Mum, Leigh Merryday Writes Viral Post On How Tagging Mums With Autistic Kids In Some ‘Inspirational’ Posts Can Really Be Undiscerning

There are quite a lot of heartwarming stories out there about people with different disabilities defying the odds. So many that Leigh Merryday Porch, mom to a 10-year-old autistic boy from Florida, felt the need to share her side of the story in a Facebook post that has now gone viral.

Merryday wanted to particularly address how undiscerning it can be when friends and wellwishers tag parents of autistic kids in ‘inspirational’ posts. According to the mum-of-two, outcomes are not the same for all special needs kids, however much their parents try and it almost belittles the toil of a parent who has a different outcome from the one shared with the intention to motivate.

Merryday admits on her Facebook page how terrified she was some 8 years ago as mum to a toddler whom doctors had just diagnosed with autism. She told People in an interview;

 “the accomplishments are beautiful, what’s disturbing are the lessons people try to take away—that if you just follow the formula someone else did,

that any child with a disability can do the same. It’s oversimplified and ultimately hints that any other outcome is less worthy.”

READ ALSO: 6 Straightforward Tips For Parenting A Child With Autism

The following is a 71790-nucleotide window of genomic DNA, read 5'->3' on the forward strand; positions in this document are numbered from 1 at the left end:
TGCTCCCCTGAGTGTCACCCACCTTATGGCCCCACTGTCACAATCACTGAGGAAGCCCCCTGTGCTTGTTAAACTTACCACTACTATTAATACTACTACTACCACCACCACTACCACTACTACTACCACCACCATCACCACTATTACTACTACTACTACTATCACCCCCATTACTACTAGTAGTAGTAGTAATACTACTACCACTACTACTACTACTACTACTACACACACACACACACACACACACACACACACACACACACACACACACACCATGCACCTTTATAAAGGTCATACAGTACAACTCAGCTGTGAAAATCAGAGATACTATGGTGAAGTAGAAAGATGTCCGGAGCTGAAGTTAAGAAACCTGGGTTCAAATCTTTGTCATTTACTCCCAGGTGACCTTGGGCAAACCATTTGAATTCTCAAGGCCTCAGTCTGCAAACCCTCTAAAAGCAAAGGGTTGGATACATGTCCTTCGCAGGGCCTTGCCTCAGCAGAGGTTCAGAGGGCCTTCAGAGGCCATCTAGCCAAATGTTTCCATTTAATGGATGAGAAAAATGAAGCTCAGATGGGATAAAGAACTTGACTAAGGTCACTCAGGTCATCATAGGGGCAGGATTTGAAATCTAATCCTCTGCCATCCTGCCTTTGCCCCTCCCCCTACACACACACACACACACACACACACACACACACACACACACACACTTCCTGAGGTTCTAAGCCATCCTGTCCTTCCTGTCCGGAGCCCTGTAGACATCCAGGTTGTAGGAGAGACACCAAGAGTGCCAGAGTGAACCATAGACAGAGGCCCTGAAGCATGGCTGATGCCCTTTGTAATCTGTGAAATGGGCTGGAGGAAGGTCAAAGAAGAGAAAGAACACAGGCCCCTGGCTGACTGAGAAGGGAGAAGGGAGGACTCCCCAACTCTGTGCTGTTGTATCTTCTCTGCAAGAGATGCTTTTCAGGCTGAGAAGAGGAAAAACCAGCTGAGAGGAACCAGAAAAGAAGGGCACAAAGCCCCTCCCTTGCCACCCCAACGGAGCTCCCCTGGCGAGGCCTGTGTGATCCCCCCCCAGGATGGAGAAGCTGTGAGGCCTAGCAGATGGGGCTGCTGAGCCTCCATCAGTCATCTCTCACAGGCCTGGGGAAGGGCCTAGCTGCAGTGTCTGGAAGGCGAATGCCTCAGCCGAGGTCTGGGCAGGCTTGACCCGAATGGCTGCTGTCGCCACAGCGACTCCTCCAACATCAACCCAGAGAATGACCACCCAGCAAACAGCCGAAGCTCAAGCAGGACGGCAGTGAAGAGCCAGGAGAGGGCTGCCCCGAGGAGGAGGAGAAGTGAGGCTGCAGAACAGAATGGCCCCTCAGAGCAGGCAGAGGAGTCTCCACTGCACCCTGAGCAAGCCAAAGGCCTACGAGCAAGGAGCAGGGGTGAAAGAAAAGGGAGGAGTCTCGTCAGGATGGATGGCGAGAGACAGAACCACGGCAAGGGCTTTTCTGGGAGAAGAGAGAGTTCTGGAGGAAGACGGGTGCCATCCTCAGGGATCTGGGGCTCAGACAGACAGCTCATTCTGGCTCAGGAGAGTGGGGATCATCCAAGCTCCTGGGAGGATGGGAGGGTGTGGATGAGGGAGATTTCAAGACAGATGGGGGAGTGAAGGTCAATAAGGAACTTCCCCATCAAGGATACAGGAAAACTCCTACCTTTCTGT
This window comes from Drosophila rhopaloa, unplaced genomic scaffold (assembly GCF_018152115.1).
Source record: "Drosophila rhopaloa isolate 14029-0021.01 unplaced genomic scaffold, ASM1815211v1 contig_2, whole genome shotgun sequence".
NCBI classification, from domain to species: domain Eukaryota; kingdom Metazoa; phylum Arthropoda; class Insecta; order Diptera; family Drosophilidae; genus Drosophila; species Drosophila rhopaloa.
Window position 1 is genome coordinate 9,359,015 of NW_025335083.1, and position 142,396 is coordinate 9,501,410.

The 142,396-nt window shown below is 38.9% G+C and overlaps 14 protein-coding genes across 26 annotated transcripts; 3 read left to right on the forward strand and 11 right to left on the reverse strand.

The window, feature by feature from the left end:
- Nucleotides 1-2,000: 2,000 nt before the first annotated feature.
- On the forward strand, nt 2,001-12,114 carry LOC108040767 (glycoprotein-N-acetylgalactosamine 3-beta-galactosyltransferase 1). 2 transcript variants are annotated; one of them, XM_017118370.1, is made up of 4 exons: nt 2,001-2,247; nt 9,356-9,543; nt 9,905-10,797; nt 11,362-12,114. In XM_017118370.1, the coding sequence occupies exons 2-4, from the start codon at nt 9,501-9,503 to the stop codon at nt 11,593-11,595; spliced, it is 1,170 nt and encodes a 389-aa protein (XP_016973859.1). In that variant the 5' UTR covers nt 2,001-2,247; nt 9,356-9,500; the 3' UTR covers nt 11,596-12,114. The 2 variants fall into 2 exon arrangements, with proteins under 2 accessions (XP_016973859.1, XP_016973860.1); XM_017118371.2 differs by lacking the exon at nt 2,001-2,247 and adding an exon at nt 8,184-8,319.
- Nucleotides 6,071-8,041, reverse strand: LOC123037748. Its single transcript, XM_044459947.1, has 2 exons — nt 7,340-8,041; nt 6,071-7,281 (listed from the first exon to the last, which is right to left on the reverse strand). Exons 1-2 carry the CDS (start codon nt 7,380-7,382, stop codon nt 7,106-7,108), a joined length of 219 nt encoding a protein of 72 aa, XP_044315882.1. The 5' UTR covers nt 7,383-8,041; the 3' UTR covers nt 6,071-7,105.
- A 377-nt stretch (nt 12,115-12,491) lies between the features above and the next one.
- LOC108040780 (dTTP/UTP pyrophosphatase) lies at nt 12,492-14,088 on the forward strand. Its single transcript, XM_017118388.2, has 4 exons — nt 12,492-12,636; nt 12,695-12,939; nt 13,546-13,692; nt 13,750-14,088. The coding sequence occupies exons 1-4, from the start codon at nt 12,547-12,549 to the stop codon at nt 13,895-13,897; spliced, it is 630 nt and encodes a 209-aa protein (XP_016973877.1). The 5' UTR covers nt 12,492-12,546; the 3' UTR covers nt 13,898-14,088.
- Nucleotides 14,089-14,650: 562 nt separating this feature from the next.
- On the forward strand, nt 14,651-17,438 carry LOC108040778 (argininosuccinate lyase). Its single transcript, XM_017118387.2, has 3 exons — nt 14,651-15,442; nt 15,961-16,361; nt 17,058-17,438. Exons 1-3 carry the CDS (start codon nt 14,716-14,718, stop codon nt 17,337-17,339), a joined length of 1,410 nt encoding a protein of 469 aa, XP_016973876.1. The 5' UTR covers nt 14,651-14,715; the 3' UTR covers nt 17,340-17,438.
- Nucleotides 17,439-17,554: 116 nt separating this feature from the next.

Citing some of the messages that people share with parents who have autistic kids, Porch shared that while she, like many others, appreciate the beauty of strength in the face of adversity, inputs in such stories that read something like; “When experts told her her son would never talk, never have friends, never graduate, she declared ‘Over my dead body.'” are not inspirational for everyone.

The Facebook post, which has gained over a thousand interactions read:

“If you have an autistic child, you’ve seen the stories. Friends tend to tag you in them or PM you to share.

They’re stories of autistic kids who didn’t talk but do now, children who sing the national anthem, young women who compete in beauty pageants, and those on the spectrum who graduate from college.

And you don’t mind the stories, because human beings persevering in the face of adversity is a beautiful thing.

But invariably, somewhere in the story is a quote that goes something like this:

“When experts told her her son would never talk, never have friends, never graduate, she declared ‘Over my dead body.'”

Those quotes are all sorts of inspirational – for some. But if you have a child whose disability is severe, such quotes are felt like a slap. Because some disabilities cannot be overcome.

They can be accepted, worked with, planned for, and accommodated, but no amount of parental love and determination can erase them.

Callum is not going to go to law school. He’s simply not wired for that, and I can’t rewire him. The fact that I can accept that and love him unconditionally does not reflect him having not been raised by someone willing to try harder.

Because – over my dead body – will he be relegated as somehow less worthy for not doing the unexpected and unrealistic.

The presence of an autistic adult in the world who doesn’t make the newspaper is not a statement of failure.

Not of society, not of his family, and certainly not of himself. And other than steadfastly insisting he be given every reasonable opportunity any other person has to live, learn, and grow, no other declarations need be made – and no dead bodies required.

See screenshot of the post below:

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